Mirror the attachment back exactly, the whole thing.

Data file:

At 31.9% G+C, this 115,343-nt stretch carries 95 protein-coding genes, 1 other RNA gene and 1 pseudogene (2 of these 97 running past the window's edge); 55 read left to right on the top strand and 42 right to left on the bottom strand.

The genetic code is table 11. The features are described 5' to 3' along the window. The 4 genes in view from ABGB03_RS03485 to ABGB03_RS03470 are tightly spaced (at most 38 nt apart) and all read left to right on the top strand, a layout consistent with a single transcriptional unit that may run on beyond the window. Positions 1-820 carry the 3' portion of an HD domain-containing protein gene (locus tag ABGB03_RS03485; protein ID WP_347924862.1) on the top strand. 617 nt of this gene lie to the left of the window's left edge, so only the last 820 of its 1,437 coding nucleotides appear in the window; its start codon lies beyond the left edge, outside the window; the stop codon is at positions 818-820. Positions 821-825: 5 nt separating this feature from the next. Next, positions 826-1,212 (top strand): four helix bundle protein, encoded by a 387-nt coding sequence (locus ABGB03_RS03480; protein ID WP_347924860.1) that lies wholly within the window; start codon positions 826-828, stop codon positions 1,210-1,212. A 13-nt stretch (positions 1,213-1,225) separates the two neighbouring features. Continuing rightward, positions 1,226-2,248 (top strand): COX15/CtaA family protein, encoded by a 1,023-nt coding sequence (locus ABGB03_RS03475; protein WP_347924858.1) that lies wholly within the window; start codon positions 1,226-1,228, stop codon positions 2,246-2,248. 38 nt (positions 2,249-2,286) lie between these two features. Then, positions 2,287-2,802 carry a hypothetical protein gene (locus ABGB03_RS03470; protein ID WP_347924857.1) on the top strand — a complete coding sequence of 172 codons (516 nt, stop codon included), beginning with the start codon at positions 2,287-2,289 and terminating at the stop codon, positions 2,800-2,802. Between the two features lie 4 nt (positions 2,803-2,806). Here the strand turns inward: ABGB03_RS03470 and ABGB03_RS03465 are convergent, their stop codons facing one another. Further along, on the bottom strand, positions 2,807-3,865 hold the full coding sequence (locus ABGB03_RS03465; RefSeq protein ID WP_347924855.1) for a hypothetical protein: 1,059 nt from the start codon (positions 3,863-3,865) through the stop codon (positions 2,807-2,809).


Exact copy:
At 31.9% G+C, this 115,343-nt stretch carries 95 protein-coding genes, 1 other RNA gene and 1 pseudogene (2 of these 97 running past the window's edge); 55 read left to right on the top strand and 42 right to left on the bottom strand.

The genetic code is table 11. The features are described 5' to 3' along the window. The 4 genes in view from ABGB03_RS03485 to ABGB03_RS03470 are tightly spaced (at most 38 nt apart) and all read left to right on the top strand, a layout consistent with a single transcriptional unit that may run on beyond the window. Positions 1-820 carry the 3' portion of an HD domain-containing protein gene (locus tag ABGB03_RS03485; protein ID WP_347924862.1) on the top strand. 617 nt of this gene lie to the left of the window's left edge, so only the last 820 of its 1,437 coding nucleotides appear in the window; its start codon lies beyond the left edge, outside the window; the stop codon is at positions 818-820. Positions 821-825: 5 nt separating this feature from the next. Next, positions 826-1,212 (top strand): four helix bundle protein, encoded by a 387-nt coding sequence (locus ABGB03_RS03480; protein ID WP_347924860.1) that lies wholly within the window; start codon positions 826-828, stop codon positions 1,210-1,212. A 13-nt stretch (positions 1,213-1,225) separates the two neighbouring features. Continuing rightward, positions 1,226-2,248 (top strand): COX15/CtaA family protein, encoded by a 1,023-nt coding sequence (locus ABGB03_RS03475; protein WP_347924858.1) that lies wholly within the window; start codon positions 1,226-1,228, stop codon positions 2,246-2,248. 38 nt (positions 2,249-2,286) lie between these two features. Then, positions 2,287-2,802 carry a hypothetical protein gene (locus ABGB03_RS03470; protein ID WP_347924857.1) on the top strand — a complete coding sequence of 172 codons (516 nt, stop codon included), beginning with the start codon at positions 2,287-2,289 and terminating at the stop codon, positions 2,800-2,802. Between the two features lie 4 nt (positions 2,803-2,806). Here the strand turns inward: ABGB03_RS03470 and ABGB03_RS03465 are convergent, their stop codons facing one another. Further along, on the bottom strand, positions 2,807-3,865 hold the full coding sequence (locus ABGB03_RS03465; RefSeq protein ID WP_347924855.1) for a hypothetical protein: 1,059 nt from the start codon (positions 3,863-3,865) through the stop codon (positions 2,807-2,809).